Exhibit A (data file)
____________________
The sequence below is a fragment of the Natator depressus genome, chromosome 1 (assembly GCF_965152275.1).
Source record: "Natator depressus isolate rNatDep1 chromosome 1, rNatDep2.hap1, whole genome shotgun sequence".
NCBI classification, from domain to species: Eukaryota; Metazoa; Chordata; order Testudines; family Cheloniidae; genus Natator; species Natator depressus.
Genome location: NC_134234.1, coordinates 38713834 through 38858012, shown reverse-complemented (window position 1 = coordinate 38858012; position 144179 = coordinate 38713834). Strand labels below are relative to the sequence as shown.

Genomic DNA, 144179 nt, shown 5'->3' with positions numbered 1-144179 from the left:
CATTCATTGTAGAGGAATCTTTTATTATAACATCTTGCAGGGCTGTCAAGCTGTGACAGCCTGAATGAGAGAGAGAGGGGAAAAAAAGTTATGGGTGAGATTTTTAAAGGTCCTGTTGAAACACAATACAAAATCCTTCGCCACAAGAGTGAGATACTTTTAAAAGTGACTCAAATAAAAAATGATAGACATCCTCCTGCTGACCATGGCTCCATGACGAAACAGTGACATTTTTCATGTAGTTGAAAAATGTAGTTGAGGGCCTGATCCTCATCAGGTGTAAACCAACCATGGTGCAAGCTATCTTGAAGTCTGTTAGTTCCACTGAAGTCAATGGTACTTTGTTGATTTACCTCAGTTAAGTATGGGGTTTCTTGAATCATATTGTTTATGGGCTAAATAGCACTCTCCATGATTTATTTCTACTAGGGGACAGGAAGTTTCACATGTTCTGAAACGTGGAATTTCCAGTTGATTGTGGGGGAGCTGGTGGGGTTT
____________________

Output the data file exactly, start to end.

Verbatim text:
The sequence below is a fragment of the Natator depressus genome, chromosome 1 (assembly GCF_965152275.1).
Source record: "Natator depressus isolate rNatDep1 chromosome 1, rNatDep2.hap1, whole genome shotgun sequence".
NCBI classification, from domain to species: Eukaryota; Metazoa; Chordata; order Testudines; family Cheloniidae; genus Natator; species Natator depressus.
Genome location: NC_134234.1, coordinates 38713834 through 38858012, shown reverse-complemented (window position 1 = coordinate 38858012; position 144179 = coordinate 38713834). Strand labels below are relative to the sequence as shown.

Genomic DNA, 144179 nt, shown 5'->3' with positions numbered 1-144179 from the left:
CATTCATTGTAGAGGAATCTTTTATTATAACATCTTGCAGGGCTGTCAAGCTGTGACAGCCTGAATGAGAGAGAGAGGGGAAAAAAAGTTATGGGTGAGATTTTTAAAGGTCCTGTTGAAACACAATACAAAATCCTTCGCCACAAGAGTGAGATACTTTTAAAAGTGACTCAAATAAAAAATGATAGACATCCTCCTGCTGACCATGGCTCCATGACGAAACAGTGACATTTTTCATGTAGTTGAAAAATGTAGTTGAGGGCCTGATCCTCATCAGGTGTAAACCAACCATGGTGCAAGCTATCTTGAAGTCTGTTAGTTCCACTGAAGTCAATGGTACTTTGTTGATTTACCTCAGTTAAGTATGGGGTTTCTTGAATCATATTGTTTATGGGCTAAATAGCACTCTCCATGATTTATTTCTACTAGGGGACAGGAAGTTTCACATGTTCTGAAACGTGGAATTTCCAGTTGATTGTGGGGGAGCTGGTGGGGTTT